Introducing v1.0.0 Beta6 for the .NET Semantic Kernel SDK

Matthew Bolanos

Semantic Kernel v1.0 has shipped and the contents of this blog entry is now out of date.

The Semantic Kernel team continues to make improvements to our beta release of the .NET library. Our sixth Beta release is the most jam packed one so far, so we wanted to take the opportunity to share everything new inside of it.

As a reminder, if you want visibility into our full plans for v1 of Semantic Kernel, please check out this blog post. Additionally, if you’re needing to update from pre-Beta, we recommend our first Beta blog post where we outline some of the initial breaking changes.

Semantic functions are getting way more powerful.

With this release, we’ve made to substantial improvements to how semantic functions work. We now have Handlebars support out-of-the-box and you can start authoring semantic functions that take full control of the chat completion API.

Initial Handlebars support (with extensibility for more!)

With Semantic Kernel, we already provided an out-of-the-box template engine. We heard from the community, however, that this template engine was too limiting, so with Beta6 we’re now adding support for Handlebars.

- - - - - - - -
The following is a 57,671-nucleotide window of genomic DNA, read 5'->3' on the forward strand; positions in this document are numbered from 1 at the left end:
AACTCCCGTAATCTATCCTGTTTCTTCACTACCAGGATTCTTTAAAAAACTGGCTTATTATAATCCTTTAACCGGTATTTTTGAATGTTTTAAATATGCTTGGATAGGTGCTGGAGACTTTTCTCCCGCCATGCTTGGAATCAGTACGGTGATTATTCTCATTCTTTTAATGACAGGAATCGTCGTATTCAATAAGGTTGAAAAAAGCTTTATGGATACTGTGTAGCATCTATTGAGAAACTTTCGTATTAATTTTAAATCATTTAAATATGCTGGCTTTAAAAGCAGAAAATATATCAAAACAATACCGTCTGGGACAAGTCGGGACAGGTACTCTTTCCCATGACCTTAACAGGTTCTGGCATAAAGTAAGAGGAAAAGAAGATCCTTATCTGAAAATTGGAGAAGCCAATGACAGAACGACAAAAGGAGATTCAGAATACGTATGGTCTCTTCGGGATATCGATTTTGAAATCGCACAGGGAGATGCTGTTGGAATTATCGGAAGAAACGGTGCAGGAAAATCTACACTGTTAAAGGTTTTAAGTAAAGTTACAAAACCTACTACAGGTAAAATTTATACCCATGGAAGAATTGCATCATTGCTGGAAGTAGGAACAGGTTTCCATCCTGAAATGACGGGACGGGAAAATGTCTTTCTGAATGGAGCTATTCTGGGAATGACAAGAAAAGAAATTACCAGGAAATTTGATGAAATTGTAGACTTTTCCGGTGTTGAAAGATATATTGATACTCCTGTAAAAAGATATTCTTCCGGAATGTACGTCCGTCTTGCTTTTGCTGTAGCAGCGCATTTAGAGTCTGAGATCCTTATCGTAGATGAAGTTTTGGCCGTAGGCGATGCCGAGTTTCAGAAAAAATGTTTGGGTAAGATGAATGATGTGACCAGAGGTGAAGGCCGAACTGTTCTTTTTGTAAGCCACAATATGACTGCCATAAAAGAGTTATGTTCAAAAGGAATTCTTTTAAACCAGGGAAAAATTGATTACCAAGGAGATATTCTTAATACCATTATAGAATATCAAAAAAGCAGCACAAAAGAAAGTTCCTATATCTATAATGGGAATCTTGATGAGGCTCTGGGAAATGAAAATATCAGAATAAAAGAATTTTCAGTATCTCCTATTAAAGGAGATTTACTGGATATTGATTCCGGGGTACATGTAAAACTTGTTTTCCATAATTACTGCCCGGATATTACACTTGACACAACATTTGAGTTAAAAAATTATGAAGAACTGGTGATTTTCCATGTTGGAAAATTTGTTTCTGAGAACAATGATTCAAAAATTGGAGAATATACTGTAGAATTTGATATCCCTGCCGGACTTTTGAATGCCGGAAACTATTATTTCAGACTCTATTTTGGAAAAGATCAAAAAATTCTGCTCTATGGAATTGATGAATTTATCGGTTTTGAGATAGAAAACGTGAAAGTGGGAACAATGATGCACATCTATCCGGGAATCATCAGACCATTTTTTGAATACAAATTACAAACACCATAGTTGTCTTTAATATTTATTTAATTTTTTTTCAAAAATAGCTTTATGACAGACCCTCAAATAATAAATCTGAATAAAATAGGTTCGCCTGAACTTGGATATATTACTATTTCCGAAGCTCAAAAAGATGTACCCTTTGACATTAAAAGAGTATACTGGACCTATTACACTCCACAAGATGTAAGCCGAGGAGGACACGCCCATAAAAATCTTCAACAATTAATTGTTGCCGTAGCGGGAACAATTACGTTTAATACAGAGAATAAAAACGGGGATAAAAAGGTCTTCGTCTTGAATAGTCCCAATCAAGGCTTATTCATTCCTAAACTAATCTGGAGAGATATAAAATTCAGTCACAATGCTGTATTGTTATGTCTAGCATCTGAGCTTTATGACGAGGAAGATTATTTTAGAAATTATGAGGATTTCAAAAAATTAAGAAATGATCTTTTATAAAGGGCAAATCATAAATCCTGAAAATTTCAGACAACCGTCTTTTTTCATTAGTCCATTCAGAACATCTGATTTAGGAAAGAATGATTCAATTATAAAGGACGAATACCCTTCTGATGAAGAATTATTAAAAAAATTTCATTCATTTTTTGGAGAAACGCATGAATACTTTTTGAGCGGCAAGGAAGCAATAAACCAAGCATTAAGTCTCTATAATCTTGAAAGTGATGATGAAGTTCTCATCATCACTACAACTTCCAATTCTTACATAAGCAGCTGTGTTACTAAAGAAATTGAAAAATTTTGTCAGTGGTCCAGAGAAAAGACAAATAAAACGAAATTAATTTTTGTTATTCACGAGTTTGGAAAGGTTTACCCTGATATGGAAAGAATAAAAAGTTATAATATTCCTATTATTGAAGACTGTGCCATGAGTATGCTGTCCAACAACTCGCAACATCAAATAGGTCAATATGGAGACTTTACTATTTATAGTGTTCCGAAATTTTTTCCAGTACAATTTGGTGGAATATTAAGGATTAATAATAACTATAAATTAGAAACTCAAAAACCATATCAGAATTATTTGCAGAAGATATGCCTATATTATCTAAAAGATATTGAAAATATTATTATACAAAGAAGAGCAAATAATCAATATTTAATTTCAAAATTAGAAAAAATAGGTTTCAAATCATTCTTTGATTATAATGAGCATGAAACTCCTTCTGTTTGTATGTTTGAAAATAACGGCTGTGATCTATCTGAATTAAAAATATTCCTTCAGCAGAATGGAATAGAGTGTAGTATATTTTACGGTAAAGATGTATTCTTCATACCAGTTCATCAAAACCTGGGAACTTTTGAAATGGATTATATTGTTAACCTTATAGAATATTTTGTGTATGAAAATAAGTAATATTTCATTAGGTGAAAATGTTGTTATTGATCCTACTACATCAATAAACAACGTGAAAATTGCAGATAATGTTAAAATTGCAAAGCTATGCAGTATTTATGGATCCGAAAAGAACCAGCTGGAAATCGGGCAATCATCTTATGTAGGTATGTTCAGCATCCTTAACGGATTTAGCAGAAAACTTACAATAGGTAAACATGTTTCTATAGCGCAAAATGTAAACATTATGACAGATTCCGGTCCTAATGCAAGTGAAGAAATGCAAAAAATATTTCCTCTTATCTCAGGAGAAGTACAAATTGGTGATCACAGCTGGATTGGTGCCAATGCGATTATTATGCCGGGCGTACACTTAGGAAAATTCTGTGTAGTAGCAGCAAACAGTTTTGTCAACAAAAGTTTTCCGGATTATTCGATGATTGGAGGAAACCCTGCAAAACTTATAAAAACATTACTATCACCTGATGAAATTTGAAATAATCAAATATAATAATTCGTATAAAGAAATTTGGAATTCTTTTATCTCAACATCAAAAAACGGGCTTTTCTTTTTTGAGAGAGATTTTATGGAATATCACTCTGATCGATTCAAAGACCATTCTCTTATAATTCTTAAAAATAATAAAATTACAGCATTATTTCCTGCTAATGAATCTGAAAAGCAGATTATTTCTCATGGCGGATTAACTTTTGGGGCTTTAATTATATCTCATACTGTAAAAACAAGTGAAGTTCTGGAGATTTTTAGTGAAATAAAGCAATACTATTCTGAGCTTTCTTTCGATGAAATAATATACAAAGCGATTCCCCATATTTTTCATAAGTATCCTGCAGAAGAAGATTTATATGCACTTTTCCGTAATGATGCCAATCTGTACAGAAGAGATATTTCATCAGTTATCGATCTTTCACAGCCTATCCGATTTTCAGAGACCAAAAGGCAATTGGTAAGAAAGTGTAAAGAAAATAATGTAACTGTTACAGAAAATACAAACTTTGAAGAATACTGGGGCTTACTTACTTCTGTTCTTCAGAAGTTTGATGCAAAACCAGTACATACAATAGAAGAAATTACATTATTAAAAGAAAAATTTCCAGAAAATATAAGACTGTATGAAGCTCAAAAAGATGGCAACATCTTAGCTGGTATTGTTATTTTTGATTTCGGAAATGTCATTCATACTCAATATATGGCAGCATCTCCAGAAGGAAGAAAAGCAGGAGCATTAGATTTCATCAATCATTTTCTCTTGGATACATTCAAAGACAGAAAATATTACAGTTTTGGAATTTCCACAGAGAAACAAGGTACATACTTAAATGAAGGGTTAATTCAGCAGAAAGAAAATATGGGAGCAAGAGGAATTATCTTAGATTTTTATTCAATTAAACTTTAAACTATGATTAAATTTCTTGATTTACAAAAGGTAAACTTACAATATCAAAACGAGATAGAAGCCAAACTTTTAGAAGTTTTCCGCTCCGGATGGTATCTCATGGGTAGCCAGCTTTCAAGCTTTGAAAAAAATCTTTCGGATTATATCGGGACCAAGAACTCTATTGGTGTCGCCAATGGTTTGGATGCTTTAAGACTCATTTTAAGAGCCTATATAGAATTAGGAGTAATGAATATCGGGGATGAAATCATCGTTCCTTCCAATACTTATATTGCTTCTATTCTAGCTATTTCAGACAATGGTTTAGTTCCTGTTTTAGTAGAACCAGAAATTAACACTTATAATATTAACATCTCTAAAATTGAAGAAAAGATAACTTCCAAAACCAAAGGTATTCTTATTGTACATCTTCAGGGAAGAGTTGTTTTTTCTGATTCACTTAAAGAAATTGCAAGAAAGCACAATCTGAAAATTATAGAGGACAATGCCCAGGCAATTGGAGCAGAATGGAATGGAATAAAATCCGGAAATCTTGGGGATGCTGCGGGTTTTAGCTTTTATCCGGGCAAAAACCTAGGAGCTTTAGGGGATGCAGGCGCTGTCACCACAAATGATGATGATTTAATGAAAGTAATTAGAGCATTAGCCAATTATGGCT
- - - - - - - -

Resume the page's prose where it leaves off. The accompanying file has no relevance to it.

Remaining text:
var templateFactory = new HandlebarsPromptTemplateFactory();
var handlebarsPrompt = "Hello AI, my name is {{name}}. What is the origin of my name?";

// Create the semantic function with Handlebars
var skfunction = kernel.CreateSemanticFunction(
    promptTemplate: prompt,
    functionName: "MyFunction",
    promptTemplateConfig: new PromptTemplateConfig()
        TemplateFormat = templateFormat

// Create your variables
var variables = new ContextVariables()
    { "name", "Bob" }

// Run your semantic function
var result = await kernel.RunAsync(skfunction, variables);

If you have a different templating language that you favor (e.g., Jinja2, Liquid, etc.), we also used this release to update how you can author and use templating languages. You can follow the patterns we set while creating our new HandlebarsPromptTemplateFactory class to add support for any template language. Afterwards, you can use it to create new semantic functions.